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Methanol Policy Forum
Methanol (not the same as ethanol!) is an alcohol fuel that can be used in flexible fuel vehicles (FFVs). FFVs are designed to operate on alcohol, on gasoline, or on any mixture of the two. Nearly three million FFV's have been manufactured since 1996 (most of them ethanol-gasoline FFVs). The only difference between an FFV and a gasoline-only car is a different control chip in the fuel line and some different fittings, since alcohol is more corrosive than gasoline. The manufacturing cost differential due to these changes is under $100 per vehicle. That cost would be reduced further as volume of FFVs increases, particularly if flexible fuel designs were to become the industry standard. Methanol is generally used as a blend of 85% methanol and 15% gasoline (M-85), but some vehicles can use up to 100% methanol. It is a high performance fuel used by the Indy 500.

Today, methanol is produced in the U.S. for mostly nonfuel usage. There are eighteen U.S. methanol production plants, with a total annual capacity of over 2.6 billion gallons. Most of the methanol in the U.S. is produced from natural gas. Shifting to methanol as a major transportation fuel requires greatly upping production. The biggest potential sources of methanol in the U.S. are natural gas and coal. (Oil can also be used to produce methanol, but this would defeat the purpose!)

We've come a long way since the days when coal usage was synonymous with terrible pollution. These days plants using coal are among the cleanest power sources in the U.S. And plants using coal to produce methanol are the cleanest by far. By a simple reaction between coal and steam, a gas mixture called syn-gas (synthesis gas) is formed. The components of this mixture are carbon monoxide and hydrogen, which through an additional chemical reaction are converted to methanol.

A major powerplant in Tampa, Florida, built under the auspices of the Department of Energy, has proven the feasibility of converting coal to syn-gas on a very large scale. This process does not release carbon dioxide into the atmosphere. Although the syn-gas in this plant is utilized as fuel for gas turbine electric generators, the same process can be taken a step further, by reacting the carbon monoxide and hydrogen in the syn-gas over a catalyst, to produce methanol on a large scale. Not only are the emissions of this syn-gas plant well below regulatory limits - it is one of the cleanest coal-based power plants in the world - but the sulfur content of the coal is utilized as raw material for fertilizer production, rather than being emitted to the atmosphere as a pollutant.

In Kingsport, Tennessee, a plant participating in the Department of Energy's Clean Coal Technology Program combines both processes, for clean mass production of methanol from coal at under $0.50 a gallon.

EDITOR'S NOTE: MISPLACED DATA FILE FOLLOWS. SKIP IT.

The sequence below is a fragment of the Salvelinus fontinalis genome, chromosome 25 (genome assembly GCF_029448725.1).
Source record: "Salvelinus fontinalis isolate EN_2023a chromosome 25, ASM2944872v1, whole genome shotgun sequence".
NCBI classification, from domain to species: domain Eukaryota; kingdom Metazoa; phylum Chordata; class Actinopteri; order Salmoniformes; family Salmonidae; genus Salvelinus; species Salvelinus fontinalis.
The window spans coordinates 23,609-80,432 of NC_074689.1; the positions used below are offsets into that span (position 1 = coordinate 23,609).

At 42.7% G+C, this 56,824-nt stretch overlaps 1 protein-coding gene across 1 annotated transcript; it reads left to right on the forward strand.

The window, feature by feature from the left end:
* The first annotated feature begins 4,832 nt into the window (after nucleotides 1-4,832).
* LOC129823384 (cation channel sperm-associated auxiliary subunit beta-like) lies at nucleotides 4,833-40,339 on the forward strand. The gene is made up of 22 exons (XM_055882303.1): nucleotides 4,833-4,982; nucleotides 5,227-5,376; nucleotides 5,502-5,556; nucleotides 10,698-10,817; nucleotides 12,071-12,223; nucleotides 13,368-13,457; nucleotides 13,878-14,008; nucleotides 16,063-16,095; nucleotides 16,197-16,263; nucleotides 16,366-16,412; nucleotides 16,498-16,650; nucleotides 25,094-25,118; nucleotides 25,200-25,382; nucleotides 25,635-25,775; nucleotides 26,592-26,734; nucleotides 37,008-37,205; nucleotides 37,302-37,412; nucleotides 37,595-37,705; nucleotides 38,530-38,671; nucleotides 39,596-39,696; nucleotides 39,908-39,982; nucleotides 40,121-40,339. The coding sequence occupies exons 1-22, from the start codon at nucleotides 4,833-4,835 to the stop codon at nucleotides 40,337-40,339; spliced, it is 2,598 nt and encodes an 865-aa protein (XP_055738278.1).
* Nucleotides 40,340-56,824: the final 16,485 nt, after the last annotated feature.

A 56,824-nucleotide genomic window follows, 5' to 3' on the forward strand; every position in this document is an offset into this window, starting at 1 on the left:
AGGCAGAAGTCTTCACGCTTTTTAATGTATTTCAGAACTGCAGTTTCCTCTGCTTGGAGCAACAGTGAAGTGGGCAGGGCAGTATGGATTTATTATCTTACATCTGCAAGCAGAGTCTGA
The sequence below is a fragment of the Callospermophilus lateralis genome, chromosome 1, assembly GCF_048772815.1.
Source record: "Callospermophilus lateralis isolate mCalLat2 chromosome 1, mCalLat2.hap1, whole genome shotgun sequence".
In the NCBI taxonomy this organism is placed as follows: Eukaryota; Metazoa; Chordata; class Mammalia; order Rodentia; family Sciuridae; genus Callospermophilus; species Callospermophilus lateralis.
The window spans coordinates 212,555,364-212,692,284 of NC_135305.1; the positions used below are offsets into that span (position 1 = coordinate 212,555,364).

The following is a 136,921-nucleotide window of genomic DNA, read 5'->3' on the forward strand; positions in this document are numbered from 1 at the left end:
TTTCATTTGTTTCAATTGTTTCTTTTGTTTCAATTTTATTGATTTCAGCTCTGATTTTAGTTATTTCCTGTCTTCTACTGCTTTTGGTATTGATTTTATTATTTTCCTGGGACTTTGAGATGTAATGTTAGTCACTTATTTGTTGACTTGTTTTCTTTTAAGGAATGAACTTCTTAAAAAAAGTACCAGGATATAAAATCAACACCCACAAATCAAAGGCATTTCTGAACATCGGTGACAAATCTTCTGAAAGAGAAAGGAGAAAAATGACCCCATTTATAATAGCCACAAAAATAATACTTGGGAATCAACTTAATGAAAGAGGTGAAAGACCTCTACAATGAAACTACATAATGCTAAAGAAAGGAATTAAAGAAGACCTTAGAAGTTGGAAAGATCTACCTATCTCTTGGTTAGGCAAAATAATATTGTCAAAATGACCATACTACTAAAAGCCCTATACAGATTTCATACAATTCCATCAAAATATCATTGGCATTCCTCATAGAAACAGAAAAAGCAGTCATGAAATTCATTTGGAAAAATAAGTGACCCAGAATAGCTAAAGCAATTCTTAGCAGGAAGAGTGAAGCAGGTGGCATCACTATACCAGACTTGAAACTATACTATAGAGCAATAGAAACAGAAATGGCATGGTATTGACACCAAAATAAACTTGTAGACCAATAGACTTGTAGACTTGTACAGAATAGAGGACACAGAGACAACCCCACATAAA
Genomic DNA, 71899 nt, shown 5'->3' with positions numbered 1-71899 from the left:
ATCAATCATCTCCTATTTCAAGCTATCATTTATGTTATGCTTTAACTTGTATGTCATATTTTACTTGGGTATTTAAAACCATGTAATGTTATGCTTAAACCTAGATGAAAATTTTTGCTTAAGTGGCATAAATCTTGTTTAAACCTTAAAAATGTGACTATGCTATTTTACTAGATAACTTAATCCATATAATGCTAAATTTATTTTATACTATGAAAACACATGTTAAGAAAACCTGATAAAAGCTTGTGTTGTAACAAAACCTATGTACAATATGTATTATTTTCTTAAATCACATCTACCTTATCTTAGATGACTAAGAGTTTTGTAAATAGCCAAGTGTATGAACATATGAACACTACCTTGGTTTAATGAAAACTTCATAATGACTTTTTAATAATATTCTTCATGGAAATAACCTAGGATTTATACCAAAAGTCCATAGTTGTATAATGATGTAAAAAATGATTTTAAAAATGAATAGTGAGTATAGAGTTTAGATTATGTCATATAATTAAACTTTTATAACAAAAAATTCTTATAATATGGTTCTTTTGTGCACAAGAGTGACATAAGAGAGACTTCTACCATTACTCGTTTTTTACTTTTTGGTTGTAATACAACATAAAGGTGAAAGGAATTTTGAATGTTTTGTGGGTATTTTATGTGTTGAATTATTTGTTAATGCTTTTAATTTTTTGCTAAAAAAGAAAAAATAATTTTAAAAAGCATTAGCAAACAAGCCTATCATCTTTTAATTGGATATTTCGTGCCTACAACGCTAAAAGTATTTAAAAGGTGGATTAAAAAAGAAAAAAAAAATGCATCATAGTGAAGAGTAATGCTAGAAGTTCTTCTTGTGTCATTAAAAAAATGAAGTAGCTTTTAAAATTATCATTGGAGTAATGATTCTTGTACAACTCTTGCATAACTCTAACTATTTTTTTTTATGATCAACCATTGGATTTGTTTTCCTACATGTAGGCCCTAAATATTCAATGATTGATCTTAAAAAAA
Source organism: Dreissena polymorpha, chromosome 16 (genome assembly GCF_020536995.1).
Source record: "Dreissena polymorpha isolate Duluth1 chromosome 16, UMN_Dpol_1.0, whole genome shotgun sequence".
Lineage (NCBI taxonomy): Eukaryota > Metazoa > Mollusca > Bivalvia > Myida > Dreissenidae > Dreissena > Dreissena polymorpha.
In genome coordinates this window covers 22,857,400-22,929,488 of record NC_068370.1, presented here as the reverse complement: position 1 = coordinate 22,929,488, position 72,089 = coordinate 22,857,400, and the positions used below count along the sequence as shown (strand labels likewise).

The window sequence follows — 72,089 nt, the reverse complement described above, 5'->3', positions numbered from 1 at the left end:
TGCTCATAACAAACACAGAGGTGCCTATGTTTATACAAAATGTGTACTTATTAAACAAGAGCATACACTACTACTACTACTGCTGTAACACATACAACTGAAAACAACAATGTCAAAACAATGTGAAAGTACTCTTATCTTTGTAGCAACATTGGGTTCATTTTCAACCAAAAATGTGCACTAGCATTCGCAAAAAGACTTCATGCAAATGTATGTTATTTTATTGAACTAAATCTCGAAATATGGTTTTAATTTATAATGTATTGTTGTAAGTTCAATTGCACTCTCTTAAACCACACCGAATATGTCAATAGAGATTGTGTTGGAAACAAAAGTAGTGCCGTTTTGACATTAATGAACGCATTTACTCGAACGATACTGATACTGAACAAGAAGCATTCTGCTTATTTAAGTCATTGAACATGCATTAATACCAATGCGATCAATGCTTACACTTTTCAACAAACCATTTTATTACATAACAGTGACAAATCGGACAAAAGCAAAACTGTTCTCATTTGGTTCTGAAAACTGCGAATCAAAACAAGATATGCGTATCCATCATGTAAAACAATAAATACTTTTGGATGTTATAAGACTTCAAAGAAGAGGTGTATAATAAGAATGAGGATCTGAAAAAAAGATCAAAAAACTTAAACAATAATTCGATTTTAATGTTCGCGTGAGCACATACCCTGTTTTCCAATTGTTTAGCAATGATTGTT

Fueling with methanol
A methanol production plant utilizing natural gas can be built a bit (perhaps a year) quicker than an equivalent plant using coal. Natural gas can be reformed, or else, by partial oxidation, converted, to syn-gas which is later made into methanol.

Biomass can be converted to syn-gas by a process called partial oxidation, and later converted to methanol. Biomass is organic material, such as urban wood wastes, primary mill residues, forest residues, agricultural residues, and dedicated energy crops (e.g. sugar cane and sugar beets,) that can be made into fuel. The U.S. Department of Energy estimates 2.45 billion metric tons a year of biomass are available for U.S. fuel production. One ton can be converted to 186 gallons (721 liters) of methanol.

In the United States there are numerous unused nuclear reactors. These reactors could be brought into electricity production within a relatively short timeframe. The electrical energy produced by these reactors could be utilized to convert water into hydrogen by one of several processes. This hydrogen could be further reacted with carbon dioxide to produce methanol. It is time to openly and thoroughly examine the feasibility of using our built and unutilized nuclear infrastructure to produce hydrogen based fuels such as methanol. While nuclear energy is feared by many, it is a greatly misunderstood resource. Nuclear power is utilized as a prime energy source in countries like France and Sweden. In the United States, where nuclear energy supplies about 20% of our electrical power, not one American has been killed in a nuclear accident involving radiation exposure. On the other hand, thousands of Americans have been killed as a result of the funds that oil dependence funnels to terrorist sponsoring regimes.

Electricity can also be generated by solar, wind, hydro and geothermal energy sources (while these resources supply a much smaller amount of energy than nuclear power and can't supplant our other energy sources, they are an important supplement we should fully utilize.) As just mentioned, electricity can be used to convert water into hydrogen, which is then reacted with carbon dioxide to form methanol.

More information:
Georgetown University Advanced Vehicle Development Program: An Investigation of the Feasibility of Coal-Based Methanol for Application in Transportation Fuel Cell Systems, April 2004 - Summary, Full report

DOE Assessment: Commercial-scale demonstration of the liquid phase methanol (LPMEOH™) clean coal to methanol process

Final project report: Commercial-scale demonstration of the liquid phase methanol (LPMEOH™) clean coal to methanol process

EU study: Methanol from biomass - competitive with gasoline

Information from the U.S. Environmental Protection Agency (EPA):
Clean Alternative Fuels - Methanol Factsheet
Chemicals in the Environment: Methanol
Methanol fuels and fire safety

Further Reading
Evaluation of the Fate and Transport of Methanol in the Environment
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